This week’s installment also appears in the Boston Globe, where I explained the fate of Lou (aka Woo) and the fine line between chickens to be loved and chickens to be eaten. (Is it fair to blame a cat for being a cat?)
‘NO ONE’S going to eat my chickens.” That’s been my mantra ever since we took a spontaneous trip to the feed store and came home with four baby chicks. And yes, I knew how hypocritical that sounded. We had organic chicken thighs and roasting chickens in the freezer.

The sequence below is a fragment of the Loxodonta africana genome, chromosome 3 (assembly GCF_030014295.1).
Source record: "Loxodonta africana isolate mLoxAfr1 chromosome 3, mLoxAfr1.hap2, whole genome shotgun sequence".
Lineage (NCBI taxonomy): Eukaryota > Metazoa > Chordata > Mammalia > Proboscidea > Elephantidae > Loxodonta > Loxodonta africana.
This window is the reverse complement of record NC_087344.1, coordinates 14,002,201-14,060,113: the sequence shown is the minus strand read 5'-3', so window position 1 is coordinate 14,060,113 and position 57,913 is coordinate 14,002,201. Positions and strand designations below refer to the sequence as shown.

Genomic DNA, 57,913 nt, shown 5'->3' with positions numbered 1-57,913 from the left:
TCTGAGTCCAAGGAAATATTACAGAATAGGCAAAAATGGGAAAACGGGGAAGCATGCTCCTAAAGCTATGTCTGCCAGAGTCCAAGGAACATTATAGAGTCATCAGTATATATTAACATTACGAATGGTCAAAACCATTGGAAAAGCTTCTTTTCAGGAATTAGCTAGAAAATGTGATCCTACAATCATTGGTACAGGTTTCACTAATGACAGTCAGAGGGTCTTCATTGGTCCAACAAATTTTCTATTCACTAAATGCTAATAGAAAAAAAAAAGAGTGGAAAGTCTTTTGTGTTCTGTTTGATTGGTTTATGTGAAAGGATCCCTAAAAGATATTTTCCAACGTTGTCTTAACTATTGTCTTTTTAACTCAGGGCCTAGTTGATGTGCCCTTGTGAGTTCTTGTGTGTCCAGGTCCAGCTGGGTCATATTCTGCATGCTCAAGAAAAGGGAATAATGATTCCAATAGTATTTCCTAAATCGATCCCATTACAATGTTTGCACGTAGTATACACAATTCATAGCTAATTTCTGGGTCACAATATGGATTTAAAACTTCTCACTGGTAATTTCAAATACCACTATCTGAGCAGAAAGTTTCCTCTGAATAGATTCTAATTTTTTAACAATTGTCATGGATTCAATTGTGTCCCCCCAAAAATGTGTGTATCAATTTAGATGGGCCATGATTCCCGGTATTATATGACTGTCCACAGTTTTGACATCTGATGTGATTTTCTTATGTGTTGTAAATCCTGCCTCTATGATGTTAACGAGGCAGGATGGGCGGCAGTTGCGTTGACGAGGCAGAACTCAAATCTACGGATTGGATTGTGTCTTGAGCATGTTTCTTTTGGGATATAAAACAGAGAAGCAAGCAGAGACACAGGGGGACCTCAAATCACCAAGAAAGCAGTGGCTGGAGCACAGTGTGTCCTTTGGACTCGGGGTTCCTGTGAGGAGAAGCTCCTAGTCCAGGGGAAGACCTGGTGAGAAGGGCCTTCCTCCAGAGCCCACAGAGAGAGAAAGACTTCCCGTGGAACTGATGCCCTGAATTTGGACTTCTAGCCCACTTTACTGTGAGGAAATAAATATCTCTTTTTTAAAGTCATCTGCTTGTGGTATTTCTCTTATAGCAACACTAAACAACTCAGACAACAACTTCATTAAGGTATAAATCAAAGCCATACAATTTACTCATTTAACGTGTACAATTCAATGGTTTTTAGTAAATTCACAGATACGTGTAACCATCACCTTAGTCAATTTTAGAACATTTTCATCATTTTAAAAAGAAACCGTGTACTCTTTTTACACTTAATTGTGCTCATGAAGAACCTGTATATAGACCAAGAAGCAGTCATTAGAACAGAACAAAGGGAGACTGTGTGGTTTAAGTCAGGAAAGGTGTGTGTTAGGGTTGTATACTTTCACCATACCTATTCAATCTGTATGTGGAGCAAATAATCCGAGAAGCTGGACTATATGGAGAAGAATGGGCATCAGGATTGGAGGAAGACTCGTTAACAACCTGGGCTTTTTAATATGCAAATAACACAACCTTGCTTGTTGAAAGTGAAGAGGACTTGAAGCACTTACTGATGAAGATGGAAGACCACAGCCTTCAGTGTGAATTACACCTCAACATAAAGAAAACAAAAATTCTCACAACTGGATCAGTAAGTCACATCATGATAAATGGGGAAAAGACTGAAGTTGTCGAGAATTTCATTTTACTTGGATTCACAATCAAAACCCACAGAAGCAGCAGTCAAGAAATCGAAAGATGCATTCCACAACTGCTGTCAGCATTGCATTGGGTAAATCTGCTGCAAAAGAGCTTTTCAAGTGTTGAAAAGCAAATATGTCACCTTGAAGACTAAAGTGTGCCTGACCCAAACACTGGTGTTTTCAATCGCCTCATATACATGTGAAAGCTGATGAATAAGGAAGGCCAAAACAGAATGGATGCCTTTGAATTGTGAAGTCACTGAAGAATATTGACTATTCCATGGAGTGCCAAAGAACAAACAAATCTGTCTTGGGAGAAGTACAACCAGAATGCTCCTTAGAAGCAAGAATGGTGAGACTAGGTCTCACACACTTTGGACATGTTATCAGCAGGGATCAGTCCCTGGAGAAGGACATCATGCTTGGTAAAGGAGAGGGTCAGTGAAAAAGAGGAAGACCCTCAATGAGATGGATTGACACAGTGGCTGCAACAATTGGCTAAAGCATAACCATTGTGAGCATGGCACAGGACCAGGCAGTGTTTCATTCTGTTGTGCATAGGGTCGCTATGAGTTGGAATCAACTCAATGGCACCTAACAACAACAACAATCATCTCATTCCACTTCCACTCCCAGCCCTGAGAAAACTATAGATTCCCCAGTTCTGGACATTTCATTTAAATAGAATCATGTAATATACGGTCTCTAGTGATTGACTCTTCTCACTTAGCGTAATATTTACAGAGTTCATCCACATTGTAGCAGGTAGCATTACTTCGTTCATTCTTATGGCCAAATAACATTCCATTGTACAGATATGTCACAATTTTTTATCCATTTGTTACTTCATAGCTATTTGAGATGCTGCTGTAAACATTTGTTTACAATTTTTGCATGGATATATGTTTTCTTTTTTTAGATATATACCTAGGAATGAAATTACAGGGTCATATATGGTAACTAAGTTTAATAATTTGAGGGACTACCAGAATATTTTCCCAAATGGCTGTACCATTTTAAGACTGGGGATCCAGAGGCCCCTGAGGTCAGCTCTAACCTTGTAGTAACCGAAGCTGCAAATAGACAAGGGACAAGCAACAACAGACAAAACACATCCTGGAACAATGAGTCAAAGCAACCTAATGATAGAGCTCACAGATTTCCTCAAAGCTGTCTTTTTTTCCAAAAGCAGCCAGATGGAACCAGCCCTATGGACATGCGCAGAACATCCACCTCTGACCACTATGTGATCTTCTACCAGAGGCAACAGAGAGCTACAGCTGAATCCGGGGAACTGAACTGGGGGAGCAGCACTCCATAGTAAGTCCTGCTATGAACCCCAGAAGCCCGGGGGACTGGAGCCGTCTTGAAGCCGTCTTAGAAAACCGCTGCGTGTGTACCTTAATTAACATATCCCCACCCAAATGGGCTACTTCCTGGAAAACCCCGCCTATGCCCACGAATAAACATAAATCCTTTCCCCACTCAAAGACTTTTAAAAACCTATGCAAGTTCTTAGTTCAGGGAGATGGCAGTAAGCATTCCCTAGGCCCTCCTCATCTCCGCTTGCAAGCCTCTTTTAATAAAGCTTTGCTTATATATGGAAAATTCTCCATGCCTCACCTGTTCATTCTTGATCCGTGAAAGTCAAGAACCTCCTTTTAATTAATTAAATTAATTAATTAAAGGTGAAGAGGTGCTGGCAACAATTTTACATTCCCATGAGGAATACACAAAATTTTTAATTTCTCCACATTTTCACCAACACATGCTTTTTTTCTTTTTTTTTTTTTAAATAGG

But these adorable balls of fluff, grand prize winners in the lottery of poultry life, were going to be pets. They got a home in our bathroom, under a heat lamp, while they grew. They got names: BeBe, Dee Dee, Lanie, and Lou. Our kids would learn about responsibility and animal development.
They’d also learn, sooner than we realized, about the brutality of nature. Three weeks into our chicken odyssey, my 5-year-old son would rush to my husband and announce, in his pre-K diction, “A cat got Woo.”
Read the rest of the column here.